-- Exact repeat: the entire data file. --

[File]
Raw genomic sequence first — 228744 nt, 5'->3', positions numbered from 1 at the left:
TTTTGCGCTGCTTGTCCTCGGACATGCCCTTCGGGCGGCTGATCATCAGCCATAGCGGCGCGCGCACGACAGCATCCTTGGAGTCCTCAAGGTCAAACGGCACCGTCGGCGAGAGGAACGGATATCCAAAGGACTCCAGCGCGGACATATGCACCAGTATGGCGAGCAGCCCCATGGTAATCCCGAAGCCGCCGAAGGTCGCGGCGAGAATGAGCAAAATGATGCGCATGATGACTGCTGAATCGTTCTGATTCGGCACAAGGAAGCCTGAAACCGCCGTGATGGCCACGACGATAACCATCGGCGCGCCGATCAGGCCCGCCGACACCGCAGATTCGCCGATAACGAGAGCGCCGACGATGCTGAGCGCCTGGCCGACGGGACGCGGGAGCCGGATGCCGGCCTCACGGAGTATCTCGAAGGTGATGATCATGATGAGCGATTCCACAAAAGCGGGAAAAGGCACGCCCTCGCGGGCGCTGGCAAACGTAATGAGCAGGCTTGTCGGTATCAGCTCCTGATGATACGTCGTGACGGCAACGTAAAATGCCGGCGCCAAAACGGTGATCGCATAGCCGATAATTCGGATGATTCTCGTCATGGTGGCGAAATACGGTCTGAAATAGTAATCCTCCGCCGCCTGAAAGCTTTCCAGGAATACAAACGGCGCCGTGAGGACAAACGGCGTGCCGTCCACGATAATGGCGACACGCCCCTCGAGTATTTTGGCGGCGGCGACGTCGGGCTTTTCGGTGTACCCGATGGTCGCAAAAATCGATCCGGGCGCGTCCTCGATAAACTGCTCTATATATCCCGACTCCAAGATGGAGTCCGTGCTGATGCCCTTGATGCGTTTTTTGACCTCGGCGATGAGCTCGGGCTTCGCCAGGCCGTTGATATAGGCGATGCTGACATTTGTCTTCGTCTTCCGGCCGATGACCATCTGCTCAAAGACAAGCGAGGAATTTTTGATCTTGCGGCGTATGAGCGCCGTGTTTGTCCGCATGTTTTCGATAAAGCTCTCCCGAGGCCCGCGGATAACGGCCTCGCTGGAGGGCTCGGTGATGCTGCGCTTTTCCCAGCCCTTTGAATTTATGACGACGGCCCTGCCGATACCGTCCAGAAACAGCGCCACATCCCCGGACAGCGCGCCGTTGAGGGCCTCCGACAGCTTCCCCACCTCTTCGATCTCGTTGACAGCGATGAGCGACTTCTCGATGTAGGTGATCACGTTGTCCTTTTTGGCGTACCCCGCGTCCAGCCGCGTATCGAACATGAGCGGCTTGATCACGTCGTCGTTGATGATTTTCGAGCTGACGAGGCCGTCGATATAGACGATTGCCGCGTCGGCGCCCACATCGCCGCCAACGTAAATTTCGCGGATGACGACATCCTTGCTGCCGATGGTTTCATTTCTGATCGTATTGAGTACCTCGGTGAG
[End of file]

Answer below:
Raw genomic sequence first — 228744 nt, 5'->3', positions numbered from 1 at the left:
TTTTGCGCTGCTTGTCCTCGGACATGCCCTTCGGGCGGCTGATCATCAGCCATAGCGGCGCGCGCACGACAGCATCCTTGGAGTCCTCAAGGTCAAACGGCACCGTCGGCGAGAGGAACGGATATCCAAAGGACTCCAGCGCGGACATATGCACCAGTATGGCGAGCAGCCCCATGGTAATCCCGAAGCCGCCGAAGGTCGCGGCGAGAATGAGCAAAATGATGCGCATGATGACTGCTGAATCGTTCTGATTCGGCACAAGGAAGCCTGAAACCGCCGTGATGGCCACGACGATAACCATCGGCGCGCCGATCAGGCCCGCCGACACCGCAGATTCGCCGATAACGAGAGCGCCGACGATGCTGAGCGCCTGGCCGACGGGACGCGGGAGCCGGATGCCGGCCTCACGGAGTATCTCGAAGGTGATGATCATGATGAGCGATTCCACAAAAGCGGGAAAAGGCACGCCCTCGCGGGCGCTGGCAAACGTAATGAGCAGGCTTGTCGGTATCAGCTCCTGATGATACGTCGTGACGGCAACGTAAAATGCCGGCGCCAAAACGGTGATCGCATAGCCGATAATTCGGATGATTCTCGTCATGGTGGCGAAATACGGTCTGAAATAGTAATCCTCCGCCGCCTGAAAGCTTTCCAGGAATACAAACGGCGCCGTGAGGACAAACGGCGTGCCGTCCACGATAATGGCGACACGCCCCTCGAGTATTTTGGCGGCGGCGACGTCGGGCTTTTCGGTGTACCCGATGGTCGCAAAAATCGATCCGGGCGCGTCCTCGATAAACTGCTCTATATATCCCGACTCCAAGATGGAGTCCGTGCTGATGCCCTTGATGCGTTTTTTGACCTCGGCGATGAGCTCGGGCTTCGCCAGGCCGTTGATATAGGCGATGCTGACATTTGTCTTCGTCTTCCGGCCGATGACCATCTGCTCAAAGACAAGCGAGGAATTTTTGATCTTGCGGCGTATGAGCGCCGTGTTTGTCCGCATGTTTTCGATAAAGCTCTCCCGAGGCCCGCGGATAACGGCCTCGCTGGAGGGCTCGGTGATGCTGCGCTTTTCCCAGCCCTTTGAATTTATGACGACGGCCCTGCCGATACCGTCCAGAAACAGCGCCACATCCCCGGACAGCGCGCCGTTGAGGGCCTCCGACAGCTTCCCCACCTCTTCGATCTCGTTGACAGCGATGAGCGACTTCTCGATGTAGGTGATCACGTTGTCCTTTTTGGCGTACCCCGCGTCCAGCCGCGTATCGAACATGAGCGGCTTGATCACGTCGTCGTTGATGATTTTCGAGCTGACGAGGCCGTCGATATAGACGATTGCCGCGTCGGCGCCCACATCGCCGCCAACGTAAATTTCGCGGATGACGACATCCTTGCTGCCGATGGTTTCATTTCTGATCGTATTGAGTACCTCGGTGAG